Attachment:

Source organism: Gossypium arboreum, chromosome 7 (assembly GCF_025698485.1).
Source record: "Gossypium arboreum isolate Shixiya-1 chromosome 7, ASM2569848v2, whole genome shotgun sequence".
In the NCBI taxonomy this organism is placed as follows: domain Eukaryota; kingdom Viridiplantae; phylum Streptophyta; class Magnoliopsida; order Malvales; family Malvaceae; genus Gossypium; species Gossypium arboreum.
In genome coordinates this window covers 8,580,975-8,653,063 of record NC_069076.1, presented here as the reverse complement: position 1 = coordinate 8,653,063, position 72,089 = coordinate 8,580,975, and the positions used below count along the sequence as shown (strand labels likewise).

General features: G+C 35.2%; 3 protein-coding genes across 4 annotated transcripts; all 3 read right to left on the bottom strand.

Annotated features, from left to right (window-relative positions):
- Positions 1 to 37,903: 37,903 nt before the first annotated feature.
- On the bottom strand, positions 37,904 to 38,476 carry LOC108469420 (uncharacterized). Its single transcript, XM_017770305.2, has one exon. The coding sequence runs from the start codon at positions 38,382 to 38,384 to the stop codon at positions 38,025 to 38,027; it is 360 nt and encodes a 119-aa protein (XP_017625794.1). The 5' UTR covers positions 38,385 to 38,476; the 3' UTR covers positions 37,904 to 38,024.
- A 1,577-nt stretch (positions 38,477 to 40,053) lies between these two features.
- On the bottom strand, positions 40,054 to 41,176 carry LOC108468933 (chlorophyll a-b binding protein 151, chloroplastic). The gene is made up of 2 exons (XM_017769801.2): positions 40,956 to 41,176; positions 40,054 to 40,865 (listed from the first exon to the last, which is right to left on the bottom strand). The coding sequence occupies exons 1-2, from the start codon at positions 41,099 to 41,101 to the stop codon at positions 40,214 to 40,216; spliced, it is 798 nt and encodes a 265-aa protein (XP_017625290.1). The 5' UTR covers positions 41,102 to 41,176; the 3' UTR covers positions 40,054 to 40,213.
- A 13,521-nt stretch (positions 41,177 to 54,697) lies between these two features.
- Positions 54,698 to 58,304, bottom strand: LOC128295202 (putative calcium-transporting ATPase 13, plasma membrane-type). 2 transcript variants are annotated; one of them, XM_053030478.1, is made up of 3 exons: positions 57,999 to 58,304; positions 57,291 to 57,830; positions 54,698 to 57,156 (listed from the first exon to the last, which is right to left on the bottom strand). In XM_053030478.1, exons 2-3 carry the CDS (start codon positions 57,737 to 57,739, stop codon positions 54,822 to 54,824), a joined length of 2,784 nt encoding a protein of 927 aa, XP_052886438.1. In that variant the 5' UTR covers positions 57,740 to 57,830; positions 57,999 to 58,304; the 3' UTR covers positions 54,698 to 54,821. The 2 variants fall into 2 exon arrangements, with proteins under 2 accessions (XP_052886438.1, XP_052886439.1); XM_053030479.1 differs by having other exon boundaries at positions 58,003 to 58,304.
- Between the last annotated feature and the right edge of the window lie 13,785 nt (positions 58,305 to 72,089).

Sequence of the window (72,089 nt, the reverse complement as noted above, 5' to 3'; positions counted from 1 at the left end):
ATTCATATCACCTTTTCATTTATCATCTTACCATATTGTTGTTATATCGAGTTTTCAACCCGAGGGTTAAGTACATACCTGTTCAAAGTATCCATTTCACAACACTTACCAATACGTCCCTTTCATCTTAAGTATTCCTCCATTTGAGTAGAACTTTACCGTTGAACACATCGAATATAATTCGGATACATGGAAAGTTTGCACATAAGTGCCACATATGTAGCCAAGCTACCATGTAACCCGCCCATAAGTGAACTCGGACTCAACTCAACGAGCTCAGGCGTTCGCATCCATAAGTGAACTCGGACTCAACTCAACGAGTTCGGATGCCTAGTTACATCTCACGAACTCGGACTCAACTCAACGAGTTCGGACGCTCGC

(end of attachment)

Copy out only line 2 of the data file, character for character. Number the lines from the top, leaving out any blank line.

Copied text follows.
Source record: "Gossypium arboreum isolate Shixiya-1 chromosome 7, ASM2569848v2, whole genome shotgun sequence".